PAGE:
Once again Castro clamored for action toward putting the colonists in possession of their lands. He succeeded again when on 26 December 1854 Charles N. Riotte, a prominent French immigrant living in San Antonio, was appomted commissioner to replace Ward. (30) Riotte issued his first certificates on 29 and 30 of January 1855 and during the last three days of February of that same year he issued others. In all Riotte put seventy-three colonists in possession of their property and ended once and (31) for all land distribution for the Castro grant.
(30) C. N. Riotte to Governor E. M. Pease, 4 January 1855, Colonization Papers; Ledger (San Antonio), 9 December 1858.
(31) Castro Colony Land Certificates Book, H. E. Haass Papers, Barker Texas History Center.
The process by which the certificates were issued is also interesting. Carolan issued 360 certificates to specific individuals for specific surveys of land on the grant. Of the 125 issued by Ward, however, sixteen were floating, that is, for some unspecified piece of land within the confines of the grant, and forty-one were issued with Angelo Causici as administrator of the estate of the grantee. Causici served as Justice of the Peace for Medina County, but he was also the grandson of Henri Castro. Of the seventy-three certificates issued by Charles Riotte seventy-one were floating and Causici was administrator for thirteen grantees. It appears that the first 360 certificates went to resident colonists who already had drawn lots for their property and had surveys in hand.
After Castro realized the small showing of land claimants, however, he persuaded others from throughout Texas to ask for acreage and raanaged to get a member of his family, Causici, to oversee those from whora he got powers of attorney. His manageraent appears evident in this particular phase of the land question. The question of who ultimately received the property brings the entire process into rauch sharper focus. Initial ownership of the land lay with the colonists in the amount of 277,760 acres. This very quickly changed. By 1859 the amount of land still in the possession of colonists proper fell to only 62,880 acres or 22.6 percent of their original amount. The other 214,880 acres belonged to land speculators. Of that amount at least 150,880 acres either belonged to or had been in the possession of Henri Castro. Among those who garnered part of the land were San Antonio merchants Joseph Ulrich and J. B. LaCoste, who received 12,160 and 9,600 acres respectively. Twelve other men acquired holdings of between 1,280 and 3,840 acres, and Louis Huth managed to get 2,800 acres, and C. V. Riotte, 640 acres, managed to have a hand in the speculation. The balance of the colony land went to a number of individuals in 320 and 640 acres blocks. Thus, it is apparent that, as a land speculator, Castro proved as successful as he was as an empresario. (35)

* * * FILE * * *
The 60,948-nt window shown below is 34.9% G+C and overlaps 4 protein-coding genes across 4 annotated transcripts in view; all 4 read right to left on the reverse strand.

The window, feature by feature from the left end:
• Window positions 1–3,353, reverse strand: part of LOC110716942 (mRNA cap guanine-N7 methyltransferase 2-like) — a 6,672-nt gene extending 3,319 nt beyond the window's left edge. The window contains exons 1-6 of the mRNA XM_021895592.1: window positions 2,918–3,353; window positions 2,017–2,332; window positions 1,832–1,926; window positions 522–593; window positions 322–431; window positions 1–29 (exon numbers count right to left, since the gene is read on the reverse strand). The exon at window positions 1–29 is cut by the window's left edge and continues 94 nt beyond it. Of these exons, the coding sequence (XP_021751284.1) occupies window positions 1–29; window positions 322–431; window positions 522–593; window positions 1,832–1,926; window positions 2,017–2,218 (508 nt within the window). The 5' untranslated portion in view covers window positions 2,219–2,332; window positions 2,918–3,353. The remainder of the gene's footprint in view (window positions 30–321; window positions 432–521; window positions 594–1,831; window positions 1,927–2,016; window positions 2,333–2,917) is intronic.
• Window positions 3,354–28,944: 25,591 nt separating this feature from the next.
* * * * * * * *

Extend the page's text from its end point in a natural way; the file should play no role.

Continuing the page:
(35) Survey of deed records for Bexar County at San Antonio, Medina County at Hondo, Frio County at Pearsall, Uvalde County at Uvalde, LaSalle County at Cotulla, McMullen County at Tilden, and Atascosa County at Jourdanton.
source: Bobby Weaver, „CASTRO'S COLONY: EMPRESARIO COLONIZATION IN TEXAS, 1842-1865“, (dissertation in history), August 1983